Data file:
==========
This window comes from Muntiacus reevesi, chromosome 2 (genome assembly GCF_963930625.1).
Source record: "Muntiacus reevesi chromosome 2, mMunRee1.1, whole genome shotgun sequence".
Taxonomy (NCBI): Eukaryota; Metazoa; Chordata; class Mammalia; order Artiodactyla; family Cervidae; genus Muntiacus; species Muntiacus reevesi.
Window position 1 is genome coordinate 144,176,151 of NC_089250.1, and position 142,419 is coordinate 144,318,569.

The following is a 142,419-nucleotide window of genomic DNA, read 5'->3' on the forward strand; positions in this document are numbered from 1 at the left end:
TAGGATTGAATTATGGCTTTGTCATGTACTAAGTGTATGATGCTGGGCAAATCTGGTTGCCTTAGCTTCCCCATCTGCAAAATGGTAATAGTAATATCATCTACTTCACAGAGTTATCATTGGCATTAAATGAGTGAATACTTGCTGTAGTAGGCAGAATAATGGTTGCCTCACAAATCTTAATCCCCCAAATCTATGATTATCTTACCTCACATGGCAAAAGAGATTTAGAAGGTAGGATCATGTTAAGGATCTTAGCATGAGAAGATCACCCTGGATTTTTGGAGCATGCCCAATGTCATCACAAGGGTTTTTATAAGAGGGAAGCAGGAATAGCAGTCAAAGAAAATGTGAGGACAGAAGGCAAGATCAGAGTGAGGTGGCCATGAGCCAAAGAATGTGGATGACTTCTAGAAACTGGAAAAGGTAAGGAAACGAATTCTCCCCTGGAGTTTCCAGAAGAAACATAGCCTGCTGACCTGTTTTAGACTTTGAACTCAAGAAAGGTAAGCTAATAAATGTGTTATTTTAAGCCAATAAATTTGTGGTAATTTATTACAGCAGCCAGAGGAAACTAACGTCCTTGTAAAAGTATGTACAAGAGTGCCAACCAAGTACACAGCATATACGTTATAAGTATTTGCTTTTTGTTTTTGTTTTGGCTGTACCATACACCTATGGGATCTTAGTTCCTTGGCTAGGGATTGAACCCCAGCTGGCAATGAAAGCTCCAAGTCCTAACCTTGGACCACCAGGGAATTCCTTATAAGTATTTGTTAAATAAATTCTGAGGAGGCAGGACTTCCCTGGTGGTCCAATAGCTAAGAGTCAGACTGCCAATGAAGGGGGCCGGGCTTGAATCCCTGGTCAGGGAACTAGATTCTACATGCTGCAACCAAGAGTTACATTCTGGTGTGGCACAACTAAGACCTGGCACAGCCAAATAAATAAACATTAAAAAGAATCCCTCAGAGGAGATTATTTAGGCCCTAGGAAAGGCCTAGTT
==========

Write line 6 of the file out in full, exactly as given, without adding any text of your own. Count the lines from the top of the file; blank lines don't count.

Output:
TAGGATTGAATTATGGCTTTGTCATGTACTAAGTGTATGATGCTGGGCAAATCTGGTTGCCTTAGCTTCCCCATCTGCAAAATGGTAATAGTAATATCATCTACTTCACAGAGTTATCATTGGCATTAAATGAGTGAATACTTGCTGTAGTAGGCAGAATAATGGTTGCCTCACAAATCTTAATCCCCCAAATCTATGATTATCTTACCTCACATGGCAAAAGAGATTTAGAAGGTAGGATCATGTTAAGGATCTTAGCATGAGAAGATCACCCTGGATTTTTGGAGCATGCCCAATGTCATCACAAGGGTTTTTATAAGAGGGAAGCAGGAATAGCAGTCAAAGAAAATGTGAGGACAGAAGGCAAGATCAGAGTGAGGTGGCCATGAGCCAAAGAATGTGGATGACTTCTAGAAACTGGAAAAGGTAAGGAAACGAATTCTCCCCTGGAGTTTCCAGAAGAAACATAGCCTGCTGACCTGTTTTAGACTTTGAACTCAAGAAAGGTAAGCTAATAAATGTGTTATTTTAAGCCAATAAATTTGTGGTAATTTATTACAGCAGCCAGAGGAAACTAACGTCCTTGTAAAAGTATGTACAAGAGTGCCAACCAAGTACACAGCATATACGTTATAAGTATTTGCTTTTTGTTTTTGTTTTGGCTGTACCATACACCTATGGGATCTTAGTTCCTTGGCTAGGGATTGAACCCCAGCTGGCAATGAAAGCTCCAAGTCCTAACCTTGGACCACCAGGGAATTCCTTATAAGTATTTGTTAAATAAATTCTGAGGAGGCAGGACTTCCCTGGTGGTCCAATAGCTAAGAGTCAGACTGCCAATGAAGGGGGCCGGGCTTGAATCCCTGGTCAGGGAACTAGATTCTACATGCTGCAACCAAGAGTTACATTCTGGTGTGGCACAACTAAGACCTGGCACAGCCAAATAAATAAACATTAAAAAGAATCCCTCAGAGGAGATTATTTAGGCCCTAGGAAAGGCCTAGTT